Skip to main content

The world has embraced the loonie. But would it do the same for the Scottie?

As Scotland heads toward its Sept. 18 referendum with the pro-independence side edging into a narrow lead in the polls, a new currency becomes a distinct possibility.

Granted, the last thing a time-starved world needs is the distraction of yet another form of money, especially one backed by a tiny nation with only slightly more people than British Columbia. But, given the alternatives, a new national currency could emerge as the best path forward for Scotland Inc. The other obvious choices – continuing to use the British pound or switching to the euro – are riddled with problems.

The euro option, for instance, faces the immediate complication that Scotland has no guaranteed ticket to membership in the European Union. Among other obstacles, there's Spain, which is struggling to placate its own independence movement in Catalonia, and doesn't want to encourage its home-grown separatists by embracing a newly independent Scotland.

Even if Scotland's path to EU membership proceeds without a hitch, the euro option would force it into the same one-size-fits-all monetary straitjacket as the rest of the euro zone – an approach that has had dismal results in recent years. If North Sea oil prices were to plummet, oil-dependent Scotland would have no way to offset the shock with looser interest rates.

That's a problem. But the pound option is also looking less than, um, sterling.

While the Scottish National Party (SNP) has long insisted that an independent Scotland would continue to use the British currency, the power brokers in London have rushed to reject the notion.

All a bluff, sniffs the SNP. It says the English will come to their senses after the referendum, especially since the SNP insists it will repudiate its part of the national debt unless Scotland keeps the pound.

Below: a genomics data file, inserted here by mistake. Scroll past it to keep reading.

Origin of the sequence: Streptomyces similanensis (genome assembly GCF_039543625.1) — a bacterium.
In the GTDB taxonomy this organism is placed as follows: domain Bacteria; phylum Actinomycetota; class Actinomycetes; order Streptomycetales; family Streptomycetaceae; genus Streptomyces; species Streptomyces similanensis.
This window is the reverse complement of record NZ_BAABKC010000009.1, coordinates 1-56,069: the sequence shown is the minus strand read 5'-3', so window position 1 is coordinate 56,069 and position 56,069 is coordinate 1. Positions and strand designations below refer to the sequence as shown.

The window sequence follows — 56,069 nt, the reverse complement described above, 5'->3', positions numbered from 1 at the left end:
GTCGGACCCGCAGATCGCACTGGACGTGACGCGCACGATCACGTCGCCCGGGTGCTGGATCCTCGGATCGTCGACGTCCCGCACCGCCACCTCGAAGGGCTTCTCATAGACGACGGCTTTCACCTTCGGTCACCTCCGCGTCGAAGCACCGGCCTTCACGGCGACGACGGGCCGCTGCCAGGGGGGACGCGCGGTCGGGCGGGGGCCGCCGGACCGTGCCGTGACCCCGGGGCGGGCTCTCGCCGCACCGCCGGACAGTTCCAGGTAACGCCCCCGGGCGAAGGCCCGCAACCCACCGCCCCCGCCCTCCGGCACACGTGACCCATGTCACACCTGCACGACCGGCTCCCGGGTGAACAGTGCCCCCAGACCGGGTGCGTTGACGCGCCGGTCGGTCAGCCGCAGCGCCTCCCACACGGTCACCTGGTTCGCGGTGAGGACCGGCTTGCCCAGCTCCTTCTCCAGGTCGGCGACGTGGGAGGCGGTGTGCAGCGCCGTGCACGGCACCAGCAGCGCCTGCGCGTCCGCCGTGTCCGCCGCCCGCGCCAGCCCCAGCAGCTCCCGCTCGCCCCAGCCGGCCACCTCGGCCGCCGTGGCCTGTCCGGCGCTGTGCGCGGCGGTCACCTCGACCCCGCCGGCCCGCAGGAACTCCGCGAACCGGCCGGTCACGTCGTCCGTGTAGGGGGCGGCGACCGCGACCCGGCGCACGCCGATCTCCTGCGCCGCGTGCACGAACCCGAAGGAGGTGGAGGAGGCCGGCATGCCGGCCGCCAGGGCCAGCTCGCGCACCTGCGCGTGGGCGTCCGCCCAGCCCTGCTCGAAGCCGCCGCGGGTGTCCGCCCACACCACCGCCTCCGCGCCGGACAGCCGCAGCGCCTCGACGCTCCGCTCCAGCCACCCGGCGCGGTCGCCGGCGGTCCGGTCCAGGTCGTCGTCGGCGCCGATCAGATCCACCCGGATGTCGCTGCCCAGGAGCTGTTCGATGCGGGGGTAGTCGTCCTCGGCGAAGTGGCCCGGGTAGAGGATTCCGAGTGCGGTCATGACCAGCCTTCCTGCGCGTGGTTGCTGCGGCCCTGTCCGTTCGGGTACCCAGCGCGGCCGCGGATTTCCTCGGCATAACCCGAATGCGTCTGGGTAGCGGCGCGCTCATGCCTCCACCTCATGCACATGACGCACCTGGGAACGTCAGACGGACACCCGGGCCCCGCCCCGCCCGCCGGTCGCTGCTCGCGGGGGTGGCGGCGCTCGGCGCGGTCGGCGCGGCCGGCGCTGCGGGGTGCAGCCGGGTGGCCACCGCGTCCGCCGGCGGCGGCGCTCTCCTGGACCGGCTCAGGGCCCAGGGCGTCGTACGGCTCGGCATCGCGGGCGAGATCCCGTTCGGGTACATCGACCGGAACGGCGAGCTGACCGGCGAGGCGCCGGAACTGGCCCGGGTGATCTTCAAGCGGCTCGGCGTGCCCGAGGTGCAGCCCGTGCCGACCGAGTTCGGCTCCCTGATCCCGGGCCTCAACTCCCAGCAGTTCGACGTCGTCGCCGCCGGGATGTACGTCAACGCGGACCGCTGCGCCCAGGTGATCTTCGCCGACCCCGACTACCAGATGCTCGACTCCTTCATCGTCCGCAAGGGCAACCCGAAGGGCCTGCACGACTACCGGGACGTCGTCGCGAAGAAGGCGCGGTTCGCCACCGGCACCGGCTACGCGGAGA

But that raises the question of whether keeping the pound makes sense for Scotland. There are two ways to do so – by simply adopting the currency (a process that goes by the unlovely term "sterlingization") or by striking a formal currency union with the remainder of the United Kingdom.

The problem with sterlingization (other than its name) is that it leaves Scotland without any voice at the Bank of England and without any backstop from the central bank if crisis strikes. It also gives Scotland no way to adjust monetary policy to suit its own economy.

A formal currency union seems equally awkward. As the smaller partner in the union, Scotland would have to agree to keep its budget deficit within bounds set by the rest of the U.K. so that there would be no danger of it shifting risk onto its larger partner through runaway spending. For similar reasons, Edinburgh would also have to cede control of banking regulation to the folks in London.

At that point, not much would be left of Scotland's new independence. "It is weird to tell the English you are desperate to be rid of them and, in the same breath, say you trust them so much that you wish to share a core activity of the state you are leaving," writes Martin Wolf in the Financial Times.

All things considered, the best move for an independent Scotland would be a currency of its own. That would allow the new state to adjust its monetary policy to suit its own needs.

The problem, says Ronald MacDonald, an economist at the University of Glasgow, is that setting up a new currency involves a painful period of winning markets' trust and building up foreign-exchange reserves. But in the long run it would seem to be the only policy that would make sense if Scotland does vote for independence.

The question that remains is what to call the currency. The Scottie? The Braveheart? I suggest the Thistle, since it's likely to be painful to hold, especially as North Sea oil revenues dwindle.